[rescue] NeWS (was: FS/FTGH: Sun kit)
legalize at xmission.com
Wed Jan 18 21:57:37 CST 2006
In article <Pine.LNX.4.64.0601181714430.16927 at q7.q7.com>,
Skeezics Boondoggle <skeezics at q7.com> writes:
> [...] And X11 has been around for _years_ longer, was "open" for
> development by a far larger community, and yet NeXT - a small company -
> managed to accomplish (IMHO) far more with far less. Why?
Because when you control the universe you can make sure that all the
pieces fit like the stones in Machu Picchu -- extremely tight with no
gaps. This is similar to the situation with the Mac classic.
However, you're stuck with whatever you are given by the "gods" and if
you don't like it, you're screwed.
The strength of the Apple II, the IBM PC and the Windows environment
is exactly that there is this huge ecosystem of hardware and software
that can be deployed -- most of which was not even *considered* by the
original designers. This is also its weakness because all the pieces
don't come from the same place, so sometimes there are visible gaps
between pieces. The X Window System is the same way. X only defines
a set of tools for enabling applications, it doesn't specify rules for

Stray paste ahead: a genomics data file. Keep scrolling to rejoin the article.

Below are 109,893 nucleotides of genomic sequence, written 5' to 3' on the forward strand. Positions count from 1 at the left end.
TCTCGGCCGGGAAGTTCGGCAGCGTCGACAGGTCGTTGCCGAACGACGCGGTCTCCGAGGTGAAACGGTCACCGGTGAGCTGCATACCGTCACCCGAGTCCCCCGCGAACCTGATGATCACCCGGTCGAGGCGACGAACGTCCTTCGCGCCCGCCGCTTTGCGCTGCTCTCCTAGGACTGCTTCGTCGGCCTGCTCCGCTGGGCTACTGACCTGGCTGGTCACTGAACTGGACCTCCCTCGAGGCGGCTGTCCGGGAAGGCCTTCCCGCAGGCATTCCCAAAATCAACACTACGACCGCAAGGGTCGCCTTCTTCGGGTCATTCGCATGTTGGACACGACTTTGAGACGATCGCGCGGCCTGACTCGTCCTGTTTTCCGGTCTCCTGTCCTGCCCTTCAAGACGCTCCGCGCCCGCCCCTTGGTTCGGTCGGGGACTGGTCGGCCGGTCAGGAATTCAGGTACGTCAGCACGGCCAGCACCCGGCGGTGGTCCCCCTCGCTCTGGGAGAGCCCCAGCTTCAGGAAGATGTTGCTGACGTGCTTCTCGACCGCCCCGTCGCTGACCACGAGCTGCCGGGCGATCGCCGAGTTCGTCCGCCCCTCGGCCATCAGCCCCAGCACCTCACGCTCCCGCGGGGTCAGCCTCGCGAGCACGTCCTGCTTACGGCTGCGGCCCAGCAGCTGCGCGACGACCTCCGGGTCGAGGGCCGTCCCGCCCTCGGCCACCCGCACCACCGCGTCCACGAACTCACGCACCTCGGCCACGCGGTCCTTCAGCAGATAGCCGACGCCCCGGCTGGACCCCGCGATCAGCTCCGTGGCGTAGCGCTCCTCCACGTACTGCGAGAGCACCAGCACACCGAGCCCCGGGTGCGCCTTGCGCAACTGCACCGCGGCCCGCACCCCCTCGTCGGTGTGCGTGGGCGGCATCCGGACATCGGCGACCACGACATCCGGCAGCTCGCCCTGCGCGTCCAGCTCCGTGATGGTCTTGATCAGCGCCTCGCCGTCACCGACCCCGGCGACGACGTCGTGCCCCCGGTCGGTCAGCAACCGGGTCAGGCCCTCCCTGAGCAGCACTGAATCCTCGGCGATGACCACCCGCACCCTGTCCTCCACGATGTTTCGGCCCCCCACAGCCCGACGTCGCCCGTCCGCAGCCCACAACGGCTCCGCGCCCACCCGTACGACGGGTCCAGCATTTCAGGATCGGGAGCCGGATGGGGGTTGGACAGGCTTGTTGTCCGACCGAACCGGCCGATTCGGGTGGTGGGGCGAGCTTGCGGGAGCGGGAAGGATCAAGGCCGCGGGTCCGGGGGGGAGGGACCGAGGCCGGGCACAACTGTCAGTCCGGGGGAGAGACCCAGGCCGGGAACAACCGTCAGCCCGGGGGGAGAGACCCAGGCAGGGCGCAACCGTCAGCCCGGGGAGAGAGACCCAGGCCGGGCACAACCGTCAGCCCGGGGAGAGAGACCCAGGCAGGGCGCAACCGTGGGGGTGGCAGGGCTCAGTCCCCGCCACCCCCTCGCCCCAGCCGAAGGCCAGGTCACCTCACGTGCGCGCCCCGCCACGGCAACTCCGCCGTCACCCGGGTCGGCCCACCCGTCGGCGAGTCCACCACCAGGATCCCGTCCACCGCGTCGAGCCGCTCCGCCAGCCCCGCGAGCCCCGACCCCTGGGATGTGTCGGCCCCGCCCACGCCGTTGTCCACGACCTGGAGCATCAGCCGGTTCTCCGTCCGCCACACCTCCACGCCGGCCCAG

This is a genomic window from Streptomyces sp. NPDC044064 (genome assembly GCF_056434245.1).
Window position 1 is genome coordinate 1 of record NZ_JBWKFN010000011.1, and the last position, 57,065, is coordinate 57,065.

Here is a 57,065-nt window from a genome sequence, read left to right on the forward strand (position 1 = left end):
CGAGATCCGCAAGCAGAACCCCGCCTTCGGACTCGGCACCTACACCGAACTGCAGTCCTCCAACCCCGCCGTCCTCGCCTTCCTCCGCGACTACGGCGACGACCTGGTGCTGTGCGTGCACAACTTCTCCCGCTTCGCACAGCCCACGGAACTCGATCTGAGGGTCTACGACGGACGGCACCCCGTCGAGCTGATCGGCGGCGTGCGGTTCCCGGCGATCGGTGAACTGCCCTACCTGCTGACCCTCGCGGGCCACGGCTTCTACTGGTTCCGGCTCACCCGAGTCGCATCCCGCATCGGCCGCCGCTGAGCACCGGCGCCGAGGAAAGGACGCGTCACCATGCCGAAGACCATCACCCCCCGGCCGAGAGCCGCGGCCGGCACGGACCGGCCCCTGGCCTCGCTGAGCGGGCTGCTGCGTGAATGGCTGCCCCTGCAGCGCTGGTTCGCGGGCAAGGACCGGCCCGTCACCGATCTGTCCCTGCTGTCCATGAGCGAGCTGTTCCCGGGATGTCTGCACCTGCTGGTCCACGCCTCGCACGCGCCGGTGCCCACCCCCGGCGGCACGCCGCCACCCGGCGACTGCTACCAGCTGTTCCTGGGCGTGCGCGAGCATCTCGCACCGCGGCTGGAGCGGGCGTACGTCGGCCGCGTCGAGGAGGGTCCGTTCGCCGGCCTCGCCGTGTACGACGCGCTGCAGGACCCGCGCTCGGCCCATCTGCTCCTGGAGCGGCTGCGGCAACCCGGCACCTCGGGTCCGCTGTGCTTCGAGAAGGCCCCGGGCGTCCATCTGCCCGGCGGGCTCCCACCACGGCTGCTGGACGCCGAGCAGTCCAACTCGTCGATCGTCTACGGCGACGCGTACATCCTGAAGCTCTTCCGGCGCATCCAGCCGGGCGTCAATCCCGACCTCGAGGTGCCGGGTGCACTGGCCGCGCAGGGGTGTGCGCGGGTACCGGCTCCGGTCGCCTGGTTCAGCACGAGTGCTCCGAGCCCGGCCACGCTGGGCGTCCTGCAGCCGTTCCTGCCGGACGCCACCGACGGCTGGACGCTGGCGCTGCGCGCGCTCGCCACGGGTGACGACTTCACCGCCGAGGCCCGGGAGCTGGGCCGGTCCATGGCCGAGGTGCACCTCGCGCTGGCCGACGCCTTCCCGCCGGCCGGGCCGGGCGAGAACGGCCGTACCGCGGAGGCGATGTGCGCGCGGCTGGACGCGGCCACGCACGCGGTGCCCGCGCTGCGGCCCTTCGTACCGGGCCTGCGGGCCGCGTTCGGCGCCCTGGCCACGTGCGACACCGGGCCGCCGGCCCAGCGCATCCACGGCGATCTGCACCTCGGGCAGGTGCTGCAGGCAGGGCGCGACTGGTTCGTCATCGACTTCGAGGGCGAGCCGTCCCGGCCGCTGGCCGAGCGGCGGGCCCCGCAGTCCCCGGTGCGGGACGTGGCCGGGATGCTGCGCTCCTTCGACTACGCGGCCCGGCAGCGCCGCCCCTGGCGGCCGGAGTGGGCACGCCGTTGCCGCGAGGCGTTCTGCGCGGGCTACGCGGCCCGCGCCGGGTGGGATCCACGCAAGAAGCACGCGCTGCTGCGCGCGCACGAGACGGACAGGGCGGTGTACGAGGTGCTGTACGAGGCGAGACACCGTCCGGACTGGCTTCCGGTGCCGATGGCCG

how those applications must look or feel.
The closed systems are an egomaniac's dream (if you're the egomaniac
that is designing them) or an egomaniac's nightmare (if you're stuck
with the design from some other egomaniac that you can't stand). Like
I said, these closed systems developed from whole cloth are like
Arcosanti -- how ironic that Arcosanti's web site boasts that the
architect was consulted for a film about a megalomaniacal architect
who wants to "rebuild" New York City!
I'll take the chaotic evolutionary ecosystem stuff over the
egomaniacal "vision" anyday.
> [...] They
> were all too busy writing their own toolkits instead of end-user apps?
To my knowledge once Motif was out, most people didn't bother making
toolkits and "applications" that come from hardware companies usually
have the problem of trying to serve two masters: the application user
and the hardware vendor. They usually end up being a good demo point
for pushing more hardware and a lousy application for end users.
> ... what has happened to software engineering in the last 10
They've optimized for the brain time required to create a solution,
which is the most expensive part of making software these days. The
old paradigm of enslaving yourself to the hardware because it was
expensive are long over. Now its the brain time that is expensive and
CPU cycles, disk space and even whole processors are cheap.
"The Direct3D Graphics Pipeline"-- code samples, sample chapter, FAQ:
Pilgrimage: Utah's annual demoparty
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